This being the '90s, the episode was probably a backdoor pilot for a series of that name.
The cartoon opens with Captain Planet saving the day when part of a skyscraper inexplicably collapses. Captain Planet explains that the cause of the near disaster was the city's population growing too fast. Not terrorism or just plain shitty construction -- somehow having lots of people around causes buildings to spontaneously crumble.
"This is all your fault, really, so I should just let this crush you."
The Planeteers decide that "Everyone should have fewer children," and praise countries that restrict births ... with the exception of Wheeler (the jackass American), who protests that "No one is gonna tell me how many kids I can have." To make sure that the character learns he's a selfish prick, though, he is later transported to a dystopian society ravaged by overpopulation. Except this society isn't in the future, because that would be too unrealistic: It's on an uncharted island ruled by talking rats.
We learn that the rats became intelligent (and bipedal) after a nuclear test happened near their island, so they began building their own modern cities and such, but then they started running out of food as their numbers grew and fell into a fascist dictatorship. Ultimately, the mouse society is wiped out and Wheeler learns a valuable lesson: "When it is your turn to have a family, keep it small."
"In the meantime, tell Mommy and Daddy to keep it in their pants!"
But, um, doesn't the whole intelligent rats business contradict the entire message of the show? Overpopulation killed them, but nuclear radiation made them smart in the first place -- does that mean dropping bombs on islands is a good thing?
Also, the name of the episode comes from a 1968 book called The Population Bomb, in which author Paul Ehrlich suggested adding chemicals to the public water supply to sterilize the population to curb population growth. If they'd just used that guy as the supervillain, it would have been a much better episode.
If You Hurt Animals, the X-Men Will Mess You Up
What do you get when you combine the X-Men and Doris Day? Possibly the most deranged and ineffective animal rights PSA ever made.
In 2004, the Doris Day Animal League (which in this context sounds like an awesome superhero team, but it's actually a nonprofit animal advocacy group) joined forces with major comics publishers for a program called Comics for Compassion. As part of this program, special animal-themed issues of certain comics were produced, including a story where the X-Men tackle the problem of animal abuse the same way they'd deal with a Sentinel attack: by using their mutant powers to terrorize a bunch of kids.
The story introduces a new mutant named Squid-Boy, who has the ability to breathe underwater and, well, vaguely resemble a squid.
All the cool fish-related powers were already taken by Aquaman.
After Squid-Boy discovers some mutilated fish by his favorite swimming spot, he goes to Jean Grey, the X-Men's resident telepath, and asks her to use her powers to locate whoever killed the fish, but Jean refuses to use her powers on anyone without their permission. Soon they discover a dog that was brutally tortured, and Jean attempts to read the dog's brain to learn what happened, but proceeds to completely lose her shit.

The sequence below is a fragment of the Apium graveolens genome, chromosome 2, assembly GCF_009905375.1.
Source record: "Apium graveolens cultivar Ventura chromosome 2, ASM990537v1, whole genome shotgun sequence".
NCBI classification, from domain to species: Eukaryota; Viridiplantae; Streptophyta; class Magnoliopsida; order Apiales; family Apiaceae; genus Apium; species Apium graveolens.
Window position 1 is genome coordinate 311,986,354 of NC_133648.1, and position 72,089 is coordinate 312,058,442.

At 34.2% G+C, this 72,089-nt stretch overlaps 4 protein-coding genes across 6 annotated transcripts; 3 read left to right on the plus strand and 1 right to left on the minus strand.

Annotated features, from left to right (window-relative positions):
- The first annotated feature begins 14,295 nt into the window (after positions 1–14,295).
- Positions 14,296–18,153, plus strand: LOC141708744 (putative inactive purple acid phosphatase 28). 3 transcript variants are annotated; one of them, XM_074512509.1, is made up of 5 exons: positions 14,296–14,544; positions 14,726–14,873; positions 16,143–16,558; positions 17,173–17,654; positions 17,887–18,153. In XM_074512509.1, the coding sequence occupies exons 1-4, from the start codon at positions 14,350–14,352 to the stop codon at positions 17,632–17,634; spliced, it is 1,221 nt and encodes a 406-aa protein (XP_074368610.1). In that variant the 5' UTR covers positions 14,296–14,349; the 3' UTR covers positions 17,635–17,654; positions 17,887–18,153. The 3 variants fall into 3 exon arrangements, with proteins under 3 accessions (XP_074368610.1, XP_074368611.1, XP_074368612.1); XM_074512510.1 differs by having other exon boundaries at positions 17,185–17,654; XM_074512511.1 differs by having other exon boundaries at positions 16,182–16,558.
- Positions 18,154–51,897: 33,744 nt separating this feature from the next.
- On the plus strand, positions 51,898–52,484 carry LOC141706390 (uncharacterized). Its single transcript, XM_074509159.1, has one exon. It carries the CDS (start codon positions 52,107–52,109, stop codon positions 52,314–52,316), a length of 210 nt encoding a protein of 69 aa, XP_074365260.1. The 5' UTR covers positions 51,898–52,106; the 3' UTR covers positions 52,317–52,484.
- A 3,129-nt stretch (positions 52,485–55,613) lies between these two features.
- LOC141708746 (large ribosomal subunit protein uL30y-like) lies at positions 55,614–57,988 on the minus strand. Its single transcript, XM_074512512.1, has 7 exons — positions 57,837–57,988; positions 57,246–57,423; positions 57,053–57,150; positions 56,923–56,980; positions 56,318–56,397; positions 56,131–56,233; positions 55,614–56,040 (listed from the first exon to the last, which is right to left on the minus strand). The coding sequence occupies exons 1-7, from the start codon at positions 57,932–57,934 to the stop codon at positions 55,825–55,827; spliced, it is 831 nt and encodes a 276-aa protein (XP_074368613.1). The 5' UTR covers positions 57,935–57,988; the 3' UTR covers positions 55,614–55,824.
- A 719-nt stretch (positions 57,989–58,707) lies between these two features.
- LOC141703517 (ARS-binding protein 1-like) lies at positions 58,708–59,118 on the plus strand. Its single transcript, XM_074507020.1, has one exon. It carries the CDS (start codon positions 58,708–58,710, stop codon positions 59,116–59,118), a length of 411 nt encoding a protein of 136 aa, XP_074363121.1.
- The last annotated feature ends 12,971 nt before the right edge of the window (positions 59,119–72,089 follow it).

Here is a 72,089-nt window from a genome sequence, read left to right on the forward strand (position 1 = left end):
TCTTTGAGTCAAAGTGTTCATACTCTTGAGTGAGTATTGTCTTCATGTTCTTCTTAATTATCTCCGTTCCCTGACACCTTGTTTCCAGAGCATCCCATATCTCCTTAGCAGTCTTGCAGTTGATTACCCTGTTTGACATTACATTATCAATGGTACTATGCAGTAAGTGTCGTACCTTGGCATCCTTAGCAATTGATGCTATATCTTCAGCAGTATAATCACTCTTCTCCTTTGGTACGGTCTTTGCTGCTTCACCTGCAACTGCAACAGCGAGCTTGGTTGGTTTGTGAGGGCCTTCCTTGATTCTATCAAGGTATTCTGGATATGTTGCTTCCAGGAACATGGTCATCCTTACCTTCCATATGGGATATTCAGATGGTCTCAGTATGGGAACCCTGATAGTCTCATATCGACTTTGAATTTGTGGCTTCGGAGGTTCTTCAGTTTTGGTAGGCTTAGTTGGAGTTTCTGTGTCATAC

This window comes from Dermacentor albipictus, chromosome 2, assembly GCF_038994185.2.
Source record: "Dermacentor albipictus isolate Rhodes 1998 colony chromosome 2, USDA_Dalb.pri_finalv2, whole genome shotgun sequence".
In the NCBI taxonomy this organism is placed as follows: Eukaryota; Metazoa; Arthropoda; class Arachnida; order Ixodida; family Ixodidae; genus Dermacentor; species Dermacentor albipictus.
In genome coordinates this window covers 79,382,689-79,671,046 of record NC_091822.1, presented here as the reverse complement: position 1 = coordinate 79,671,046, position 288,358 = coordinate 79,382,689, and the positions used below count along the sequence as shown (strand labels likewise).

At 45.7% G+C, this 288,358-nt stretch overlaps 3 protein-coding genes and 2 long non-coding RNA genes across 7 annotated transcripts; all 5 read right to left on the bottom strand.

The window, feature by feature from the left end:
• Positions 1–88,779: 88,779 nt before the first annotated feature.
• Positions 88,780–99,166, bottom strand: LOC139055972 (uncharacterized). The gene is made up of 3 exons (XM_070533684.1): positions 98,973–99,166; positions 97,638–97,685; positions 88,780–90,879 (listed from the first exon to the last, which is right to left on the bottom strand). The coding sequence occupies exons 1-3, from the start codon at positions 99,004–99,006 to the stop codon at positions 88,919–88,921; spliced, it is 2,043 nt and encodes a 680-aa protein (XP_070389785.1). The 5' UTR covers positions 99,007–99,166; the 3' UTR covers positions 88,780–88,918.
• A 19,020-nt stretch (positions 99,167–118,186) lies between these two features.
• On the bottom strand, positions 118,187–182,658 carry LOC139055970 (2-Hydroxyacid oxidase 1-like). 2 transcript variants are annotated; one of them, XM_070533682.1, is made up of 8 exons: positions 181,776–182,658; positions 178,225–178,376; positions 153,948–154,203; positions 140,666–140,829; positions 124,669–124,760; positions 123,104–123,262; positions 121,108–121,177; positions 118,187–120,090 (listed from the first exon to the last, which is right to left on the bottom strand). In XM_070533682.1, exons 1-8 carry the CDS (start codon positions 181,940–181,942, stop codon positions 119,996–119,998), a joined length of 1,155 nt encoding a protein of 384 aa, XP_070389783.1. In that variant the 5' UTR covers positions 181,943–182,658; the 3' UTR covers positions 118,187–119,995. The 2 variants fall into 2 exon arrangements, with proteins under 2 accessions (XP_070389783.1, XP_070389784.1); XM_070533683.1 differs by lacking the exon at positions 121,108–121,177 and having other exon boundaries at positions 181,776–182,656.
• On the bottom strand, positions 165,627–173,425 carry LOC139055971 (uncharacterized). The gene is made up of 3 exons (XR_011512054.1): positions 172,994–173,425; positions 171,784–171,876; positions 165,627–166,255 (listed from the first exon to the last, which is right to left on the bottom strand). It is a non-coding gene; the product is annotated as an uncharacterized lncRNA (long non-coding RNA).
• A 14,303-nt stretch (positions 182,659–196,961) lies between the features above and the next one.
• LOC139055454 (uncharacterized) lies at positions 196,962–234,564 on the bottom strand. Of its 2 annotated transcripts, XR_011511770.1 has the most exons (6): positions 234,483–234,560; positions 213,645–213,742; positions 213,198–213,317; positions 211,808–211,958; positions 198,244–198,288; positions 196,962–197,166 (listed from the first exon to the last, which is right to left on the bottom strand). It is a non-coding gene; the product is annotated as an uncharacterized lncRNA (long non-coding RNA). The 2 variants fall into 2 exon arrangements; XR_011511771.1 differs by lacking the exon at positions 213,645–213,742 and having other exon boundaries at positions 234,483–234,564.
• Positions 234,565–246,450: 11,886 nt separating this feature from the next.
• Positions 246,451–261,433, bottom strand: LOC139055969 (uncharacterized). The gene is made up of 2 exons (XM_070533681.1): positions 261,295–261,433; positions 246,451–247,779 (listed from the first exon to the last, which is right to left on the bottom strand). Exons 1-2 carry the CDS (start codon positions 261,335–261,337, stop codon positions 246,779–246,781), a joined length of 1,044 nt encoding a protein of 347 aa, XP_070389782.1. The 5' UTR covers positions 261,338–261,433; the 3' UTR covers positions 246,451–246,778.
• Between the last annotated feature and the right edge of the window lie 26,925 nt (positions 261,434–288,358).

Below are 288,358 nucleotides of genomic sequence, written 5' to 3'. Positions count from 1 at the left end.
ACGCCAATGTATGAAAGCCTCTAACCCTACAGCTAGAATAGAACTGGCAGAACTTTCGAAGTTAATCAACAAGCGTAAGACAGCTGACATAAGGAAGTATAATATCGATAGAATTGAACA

We're not sure if Jean's dialogue is supposed to be horrifying or arousing.
Once Jean learns that the dog was murdered by some boys who also killed the fish, the rational superhero response would have been to visit those kids and teach them that hurting animals is wrong: they are teenagers, they'll listen to anything a man who can shoot lasers from his eyes and a redhead in tight leather will tell them. But this is the X-Men, not the Super Friends, so instead, Wolverine pays the boys a visit in their treehouse and threatens to cut them with his adamantium claws.
Before Wolverine can murder anyone, however, Jean Grey shows up and uses her telepathic powers to torture the boys by making them experience all the pain they had inflicted on the animals, including what it feels like to have their arms cut off.
Wait, who are the good guys in this comic again?
So, remember when Jean lectured Squid-Boy about how unethical it would be to use her telepathic powers on anyone without their permission? Apparently psychic torture doesn't count as that. But hey, at least it served the purpose of teaching the boys a valuable lesson, right? Not really: At the end of the comic, one of the boys tosses a cat tied to a brick through a window of the X-Men's home, for which he gets sent to prison. So remember, kids, if you even think about hurting animals, the X-Men will destroy your life.
Adam would like to dedicate this article to his favorite superheroes, Jill and Gregory.
For more superhero insanity, check out 6 Superheroes Who Completely Lost Their Shit and 6 Psychotic Punishments Doled Out by Famous Superheroes.
If you're pressed for time and just looking for a quick fix, then check out The Most Baffling PSA Ever: Vote Like ... Spider-Man?